London South Bank University (LSBU) has become the 10th university in the UK that is working towards ensuring that the electronics they use are from sweatshop-free labour suppliers.
Electronics Watch is an independent labour monitoring organisation that assists institutions in the public sector to support fair pay and decent working conditions for those who manufacture the goods they buy.
Affiliation to Electronics Watch enables major public sector bodies to use their market influence to effect change in their supply chains. Through affiliating, institutions commit to writing basic standards of human rights into their contracts with ICT brands – standards which are then monitored for compliance by Electronics Watch, who work with democratic trade unions and civil society organisations in the factory locations to assess working conditions.
By joining Electronics Watch London South Bank joins two other London universities – Kingston University and the University of Westminster – who are taking action on sweatshops in the global electronics industry. These affiliations come off the back of an increasingly active and visible student campaign – Sweatshop Free, run by student campaigning organisation People & Planet. Students at Oxford University, Sheffield University and University of Kent among others are continuing to lobby decision makers at their institutions to take action on sweatshops by affiliating to Electronics Watch.
Chris Jarvis, Sweatshop Free Campaign Coordinator at People & Planet said:
“London South Bank University have shown themselves to be part of a pioneering group of higher education institutions which are committing to ending sweatshop labour in their supply chains. It’s fantastic to see so many UK universities leading the way on ethical procurement and making clear that the public sector has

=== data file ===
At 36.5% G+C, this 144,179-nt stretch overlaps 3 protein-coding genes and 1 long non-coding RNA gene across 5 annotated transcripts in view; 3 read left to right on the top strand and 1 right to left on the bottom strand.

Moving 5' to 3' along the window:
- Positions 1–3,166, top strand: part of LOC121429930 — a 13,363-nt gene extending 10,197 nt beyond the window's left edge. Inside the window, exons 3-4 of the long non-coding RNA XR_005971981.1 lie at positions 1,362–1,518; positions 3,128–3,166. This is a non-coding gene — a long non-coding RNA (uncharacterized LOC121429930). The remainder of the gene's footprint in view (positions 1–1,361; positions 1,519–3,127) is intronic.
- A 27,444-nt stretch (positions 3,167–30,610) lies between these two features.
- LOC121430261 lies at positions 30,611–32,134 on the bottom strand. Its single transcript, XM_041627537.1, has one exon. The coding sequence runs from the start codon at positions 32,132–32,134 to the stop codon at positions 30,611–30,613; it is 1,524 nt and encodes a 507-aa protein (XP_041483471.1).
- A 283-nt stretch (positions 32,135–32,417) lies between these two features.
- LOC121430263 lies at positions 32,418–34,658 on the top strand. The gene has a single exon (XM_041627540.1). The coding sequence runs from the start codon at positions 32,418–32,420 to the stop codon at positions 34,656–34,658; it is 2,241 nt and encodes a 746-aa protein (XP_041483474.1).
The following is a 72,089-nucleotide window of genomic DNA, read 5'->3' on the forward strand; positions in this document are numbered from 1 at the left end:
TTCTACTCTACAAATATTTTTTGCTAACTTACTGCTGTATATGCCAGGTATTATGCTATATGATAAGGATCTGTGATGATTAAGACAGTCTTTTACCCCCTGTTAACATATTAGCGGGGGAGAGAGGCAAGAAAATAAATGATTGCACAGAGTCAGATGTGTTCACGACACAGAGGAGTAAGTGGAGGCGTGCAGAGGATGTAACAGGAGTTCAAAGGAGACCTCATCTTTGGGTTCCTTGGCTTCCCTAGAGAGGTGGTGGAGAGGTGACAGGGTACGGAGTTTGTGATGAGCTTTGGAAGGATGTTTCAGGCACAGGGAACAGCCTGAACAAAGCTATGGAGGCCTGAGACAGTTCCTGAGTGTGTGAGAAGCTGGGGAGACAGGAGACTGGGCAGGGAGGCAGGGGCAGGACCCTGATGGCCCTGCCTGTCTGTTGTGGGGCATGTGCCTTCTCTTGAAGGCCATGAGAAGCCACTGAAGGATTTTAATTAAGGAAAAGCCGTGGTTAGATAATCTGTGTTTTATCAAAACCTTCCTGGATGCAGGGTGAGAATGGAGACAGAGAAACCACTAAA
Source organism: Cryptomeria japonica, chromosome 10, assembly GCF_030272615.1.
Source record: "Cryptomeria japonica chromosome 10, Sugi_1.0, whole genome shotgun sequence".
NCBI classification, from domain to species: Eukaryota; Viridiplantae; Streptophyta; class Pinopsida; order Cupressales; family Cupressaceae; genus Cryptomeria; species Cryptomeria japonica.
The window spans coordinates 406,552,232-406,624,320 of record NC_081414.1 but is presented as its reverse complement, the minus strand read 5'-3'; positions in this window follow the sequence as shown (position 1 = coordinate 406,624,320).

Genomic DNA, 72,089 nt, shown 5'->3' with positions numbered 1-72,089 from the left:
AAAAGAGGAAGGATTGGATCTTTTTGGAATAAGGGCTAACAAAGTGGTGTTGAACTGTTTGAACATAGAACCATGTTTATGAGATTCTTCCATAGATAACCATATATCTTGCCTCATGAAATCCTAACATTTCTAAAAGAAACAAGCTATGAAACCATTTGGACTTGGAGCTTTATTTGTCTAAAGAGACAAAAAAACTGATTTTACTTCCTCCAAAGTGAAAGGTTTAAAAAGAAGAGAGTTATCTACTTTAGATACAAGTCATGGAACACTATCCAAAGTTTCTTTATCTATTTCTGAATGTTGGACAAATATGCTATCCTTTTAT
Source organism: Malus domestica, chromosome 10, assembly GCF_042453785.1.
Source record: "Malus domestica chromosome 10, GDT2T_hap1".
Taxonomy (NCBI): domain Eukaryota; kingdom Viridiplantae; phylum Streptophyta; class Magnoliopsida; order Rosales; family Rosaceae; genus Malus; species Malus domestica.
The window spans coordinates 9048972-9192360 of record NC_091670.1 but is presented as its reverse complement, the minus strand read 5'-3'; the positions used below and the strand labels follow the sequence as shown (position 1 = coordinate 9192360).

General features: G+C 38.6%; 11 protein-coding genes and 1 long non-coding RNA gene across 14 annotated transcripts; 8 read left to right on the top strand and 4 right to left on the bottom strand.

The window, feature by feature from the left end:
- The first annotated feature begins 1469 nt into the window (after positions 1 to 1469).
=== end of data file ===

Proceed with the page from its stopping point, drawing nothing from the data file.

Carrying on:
the ability and a responsibility to improve the working conditions of those who produce the goods they buy, wherever in the world they may be.”
Pat Bailey, Deputy Vice Chancellor at LSBU said:
“LSBU is proud to have joined forces with Electronics Watch, helping to spearhead a movement among higher education institutions across the UK, towards achieving a more humane and ethical supply chain for all our goods and services. We would like to see all UK universities following the group’s example and rolling out ethical procurement.”
Over the last decade, a number of high profile worker rights abuses have been revealed in the electronics industry, with sweatshop conditions becoming prevalent. Since 2010, more than a dozen workers at Foxconn factories in China supplying for Apple, Dell, HP and others have committed suicide on the factory floor. Reports this year have estimated that 76 workers have died as a result of toxic chemical exposure in Samsung factories in South Korea.
Since its formation in 2013, Electronics Watch has obtained 22 affiliations from public sector bodies in the UK, Switzerland, Spain, the Netherlands and the USA.
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